When the bishops gathered to resolve the crisis, very few bishops shared Athanasiusí view of Christ. Most held position between Arius and Athanasius. Nevertheless, Athanasius used his powerful skills of argument to impose his theology on the bishops with the support of the atheist emperor. Only Arius and two companions refused to sign this creed. The creed stated, "the Creator, God the father, and the Redeemer, Son of God, were of the same nature, and that Jesus is the only begotten of the father." This absolutely vital Christian law became the churchís canon by imperial decree. That is how Jesus became identical with God. With this as a foundation, the bishops took Pauline Christianity to another level.

After the council, the bishops went on teaching the new creed, and the Arian crisis continued for another sixty years. Arius and his followers fought back and managed to regain imperial favor. Athanasius was exiled about five times. It was still very difficult to explain this creed because it was not in the scriptures and had pagan association. To an outsider or to an average Christian, these theological arguments seemed a waste of time: no one can possibly prove anything definitively one way or another, and the dispute simply proved to be divisive. No one disagreed about the special place that Christ holds, but the question remained in very many minds: What is Jesus Christ? Pauline Christianity had always been an inconsistent faith. Now at the first council, the church had added another paradox of incarnation, despite its apparent incompatibility with monotheism.

The atheist Constantine did the church another enormous favor. He was led by "divine inspiration" to discover the grave of Jesus, who had just become of the same substance of God. However, in spite of his spiritual inspiration and moral Christian values, Constantine did not stop murdering his close relatives during the same year: his son, his wife whom he had plunged into boiling water, and his father in law whom he forced to commit suicide. This is the image of the emperor and the Universal Bishop who managed the Nicene Creed, and who, when the council was over, told the Christians that the agreement was "the decision of God."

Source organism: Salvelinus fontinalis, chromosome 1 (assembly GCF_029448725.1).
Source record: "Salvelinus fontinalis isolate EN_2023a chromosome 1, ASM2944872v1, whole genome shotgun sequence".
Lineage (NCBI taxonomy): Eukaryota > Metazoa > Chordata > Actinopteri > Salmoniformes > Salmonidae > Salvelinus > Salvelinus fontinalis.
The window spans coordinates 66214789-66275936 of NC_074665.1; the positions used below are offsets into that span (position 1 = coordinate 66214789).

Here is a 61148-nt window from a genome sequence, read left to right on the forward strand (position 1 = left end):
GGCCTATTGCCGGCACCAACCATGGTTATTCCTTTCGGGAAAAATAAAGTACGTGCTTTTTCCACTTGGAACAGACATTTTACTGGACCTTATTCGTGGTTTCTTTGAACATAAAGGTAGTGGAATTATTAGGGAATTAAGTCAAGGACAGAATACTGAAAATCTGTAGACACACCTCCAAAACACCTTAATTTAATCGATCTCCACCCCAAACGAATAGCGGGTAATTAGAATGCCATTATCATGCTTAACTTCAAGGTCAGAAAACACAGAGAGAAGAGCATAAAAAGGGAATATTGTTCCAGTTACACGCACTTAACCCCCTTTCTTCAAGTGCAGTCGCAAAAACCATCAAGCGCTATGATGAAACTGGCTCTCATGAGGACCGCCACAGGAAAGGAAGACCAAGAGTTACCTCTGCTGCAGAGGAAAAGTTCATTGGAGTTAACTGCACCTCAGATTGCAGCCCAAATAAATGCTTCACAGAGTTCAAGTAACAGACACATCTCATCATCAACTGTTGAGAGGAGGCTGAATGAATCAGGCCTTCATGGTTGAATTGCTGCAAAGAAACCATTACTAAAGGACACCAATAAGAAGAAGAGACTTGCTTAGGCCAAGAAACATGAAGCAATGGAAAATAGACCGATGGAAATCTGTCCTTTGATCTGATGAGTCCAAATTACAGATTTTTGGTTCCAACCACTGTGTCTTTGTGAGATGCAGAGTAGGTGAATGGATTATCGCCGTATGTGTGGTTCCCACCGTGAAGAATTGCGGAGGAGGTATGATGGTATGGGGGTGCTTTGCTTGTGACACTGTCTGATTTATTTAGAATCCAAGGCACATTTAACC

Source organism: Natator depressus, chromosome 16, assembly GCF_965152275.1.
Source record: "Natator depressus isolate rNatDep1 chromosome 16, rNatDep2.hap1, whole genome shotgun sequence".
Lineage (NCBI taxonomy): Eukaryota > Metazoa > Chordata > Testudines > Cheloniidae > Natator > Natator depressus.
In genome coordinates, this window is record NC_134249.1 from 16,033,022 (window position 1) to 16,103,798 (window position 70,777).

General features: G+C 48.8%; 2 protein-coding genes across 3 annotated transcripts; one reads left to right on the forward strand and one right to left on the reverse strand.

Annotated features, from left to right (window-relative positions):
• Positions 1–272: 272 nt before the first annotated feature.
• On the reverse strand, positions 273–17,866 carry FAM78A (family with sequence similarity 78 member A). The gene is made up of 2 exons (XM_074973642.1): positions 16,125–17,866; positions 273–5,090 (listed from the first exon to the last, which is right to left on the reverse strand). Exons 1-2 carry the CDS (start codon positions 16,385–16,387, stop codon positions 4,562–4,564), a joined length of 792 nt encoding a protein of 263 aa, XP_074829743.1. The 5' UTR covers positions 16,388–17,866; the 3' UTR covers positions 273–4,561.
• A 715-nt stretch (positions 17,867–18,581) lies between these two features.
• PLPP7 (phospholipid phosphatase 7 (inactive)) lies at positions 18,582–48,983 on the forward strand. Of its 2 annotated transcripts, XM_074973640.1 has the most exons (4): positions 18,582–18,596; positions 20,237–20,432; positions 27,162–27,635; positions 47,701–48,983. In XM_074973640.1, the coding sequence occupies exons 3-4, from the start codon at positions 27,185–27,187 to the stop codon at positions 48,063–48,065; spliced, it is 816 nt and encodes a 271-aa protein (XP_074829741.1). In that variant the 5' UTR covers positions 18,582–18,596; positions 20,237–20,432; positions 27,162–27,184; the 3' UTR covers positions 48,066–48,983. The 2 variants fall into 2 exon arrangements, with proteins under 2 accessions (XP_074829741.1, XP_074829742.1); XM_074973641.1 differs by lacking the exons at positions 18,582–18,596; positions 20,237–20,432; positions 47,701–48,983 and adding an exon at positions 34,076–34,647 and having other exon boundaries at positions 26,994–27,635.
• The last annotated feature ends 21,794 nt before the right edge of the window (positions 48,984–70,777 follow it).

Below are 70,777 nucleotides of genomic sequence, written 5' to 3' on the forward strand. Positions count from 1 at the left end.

The Second Council in Constantinople I - 381

The first council provided the duality of God, while the second Ecumenical council extended the duality to the trinity. The emperor Theodosius I (347-395), who was appreciated when he made the Christian doctrine as the state religion, convened the second council at Constantinople. The church gave him the name "the Great". This Roman emperor was an oppressor of the poor. He overwhelmed the people with intolerable taxes. With his full imperial power, he prevented anyone to give refuge to his oppressed people. If they did so, he had all the inhabitants of the offending village slaughtered. In the year 390, he had seven thousand rebellious citizens murdered in a frightful blood bath; at the same time the "Halleluiah" came to be used in the Christian churches.

In this council, the dogma of the trinity of the Father, Son, and the Holy Ghost was introduced and agreed upon as the church doctrine. Theodosius instructed the recognition of the "Nicene Creed," and the Council extended the worshipping to the Holy Ghost beside the Father and the Son. Also, the council declared the Holy Ghost to be made of the same substance of God. Today the church still feeds on this dogma of trinity that was added under Theodosius the Great.

The Third Council in Ephesus - 431

During this second phase of the next four councils, the center of interest shifted from the trinity to the identity of Christ. If Christ is truly God, then in what sense is he also human? And if at the same time God and man are the same, how can he be one? To answer these difficult questions, the Virgin Mary had to be brought in the picture. Notice the step by step formulation of the Christian doctrine that was never mentioned in the scriptures, even though their authenticity is highly questionable.